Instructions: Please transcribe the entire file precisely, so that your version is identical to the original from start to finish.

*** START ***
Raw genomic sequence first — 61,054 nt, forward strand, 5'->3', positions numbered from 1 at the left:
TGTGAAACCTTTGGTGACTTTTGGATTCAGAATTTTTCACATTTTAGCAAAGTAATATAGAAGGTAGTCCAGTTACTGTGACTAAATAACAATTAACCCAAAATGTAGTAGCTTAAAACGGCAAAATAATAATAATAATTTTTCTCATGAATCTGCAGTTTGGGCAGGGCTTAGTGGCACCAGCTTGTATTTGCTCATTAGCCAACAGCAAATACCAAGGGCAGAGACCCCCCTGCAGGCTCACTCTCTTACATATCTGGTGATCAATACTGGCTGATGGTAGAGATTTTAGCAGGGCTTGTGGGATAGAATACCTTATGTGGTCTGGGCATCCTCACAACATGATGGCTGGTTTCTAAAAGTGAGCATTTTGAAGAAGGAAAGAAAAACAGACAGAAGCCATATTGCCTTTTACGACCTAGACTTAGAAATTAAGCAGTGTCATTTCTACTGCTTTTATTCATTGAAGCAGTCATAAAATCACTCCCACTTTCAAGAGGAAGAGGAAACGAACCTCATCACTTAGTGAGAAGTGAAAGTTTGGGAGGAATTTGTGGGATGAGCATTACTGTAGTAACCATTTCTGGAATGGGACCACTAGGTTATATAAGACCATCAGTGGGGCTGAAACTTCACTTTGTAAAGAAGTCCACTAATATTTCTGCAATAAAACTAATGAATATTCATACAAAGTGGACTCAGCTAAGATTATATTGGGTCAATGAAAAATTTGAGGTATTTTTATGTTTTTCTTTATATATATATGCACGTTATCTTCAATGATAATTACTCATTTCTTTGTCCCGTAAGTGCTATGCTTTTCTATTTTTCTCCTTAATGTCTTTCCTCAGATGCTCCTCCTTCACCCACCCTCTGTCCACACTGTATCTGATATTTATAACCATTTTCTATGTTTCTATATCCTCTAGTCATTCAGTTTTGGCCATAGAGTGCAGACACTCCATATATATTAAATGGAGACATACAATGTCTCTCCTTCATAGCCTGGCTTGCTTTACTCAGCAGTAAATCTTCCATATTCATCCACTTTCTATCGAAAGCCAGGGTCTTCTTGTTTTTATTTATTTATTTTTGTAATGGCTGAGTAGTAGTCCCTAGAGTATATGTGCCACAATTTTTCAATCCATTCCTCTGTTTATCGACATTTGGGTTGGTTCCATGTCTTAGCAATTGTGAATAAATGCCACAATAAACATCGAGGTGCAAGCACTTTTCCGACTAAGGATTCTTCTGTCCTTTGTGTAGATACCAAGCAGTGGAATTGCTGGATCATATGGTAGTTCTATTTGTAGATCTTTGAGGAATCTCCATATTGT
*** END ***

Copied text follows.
Raw genomic sequence first — 61,054 nt, forward strand, 5'->3', positions numbered from 1 at the left:
TGTGAAACCTTTGGTGACTTTTGGATTCAGAATTTTTCACATTTTAGCAAAGTAATATAGAAGGTAGTCCAGTTACTGTGACTAAATAACAATTAACCCAAAATGTAGTAGCTTAAAACGGCAAAATAATAATAATAATTTTTCTCATGAATCTGCAGTTTGGGCAGGGCTTAGTGGCACCAGCTTGTATTTGCTCATTAGCCAACAGCAAATACCAAGGGCAGAGACCCCCCTGCAGGCTCACTCTCTTACATATCTGGTGATCAATACTGGCTGATGGTAGAGATTTTAGCAGGGCTTGTGGGATAGAATACCTTATGTGGTCTGGGCATCCTCACAACATGATGGCTGGTTTCTAAAAGTGAGCATTTTGAAGAAGGAAAGAAAAACAGACAGAAGCCATATTGCCTTTTACGACCTAGACTTAGAAATTAAGCAGTGTCATTTCTACTGCTTTTATTCATTGAAGCAGTCATAAAATCACTCCCACTTTCAAGAGGAAGAGGAAACGAACCTCATCACTTAGTGAGAAGTGAAAGTTTGGGAGGAATTTGTGGGATGAGCATTACTGTAGTAACCATTTCTGGAATGGGACCACTAGGTTATATAAGACCATCAGTGGGGCTGAAACTTCACTTTGTAAAGAAGTCCACTAATATTTCTGCAATAAAACTAATGAATATTCATACAAAGTGGACTCAGCTAAGATTATATTGGGTCAATGAAAAATTTGAGGTATTTTTATGTTTTTCTTTATATATATATGCACGTTATCTTCAATGATAATTACTCATTTCTTTGTCCCGTAAGTGCTATGCTTTTCTATTTTTCTCCTTAATGTCTTTCCTCAGATGCTCCTCCTTCACCCACCCTCTGTCCACACTGTATCTGATATTTATAACCATTTTCTATGTTTCTATATCCTCTAGTCATTCAGTTTTGGCCATAGAGTGCAGACACTCCATATATATTAAATGGAGACATACAATGTCTCTCCTTCATAGCCTGGCTTGCTTTACTCAGCAGTAAATCTTCCATATTCATCCACTTTCTATCGAAAGCCAGGGTCTTCTTGTTTTTATTTATTTATTTTTGTAATGGCTGAGTAGTAGTCCCTAGAGTATATGTGCCACAATTTTTCAATCCATTCCTCTGTTTATCGACATTTGGGTTGGTTCCATGTCTTAGCAATTGTGAATAAATGCCACAATAAACATCGAGGTGCAAGCACTTTTCCGACTAAGGATTCTTCTGTCCTTTGTGTAGATACCAAGCAGTGGAATTGCTGGATCATATGGTAGTTCTATTTGTAGATCTTTGAGGAATCTCCATATTGT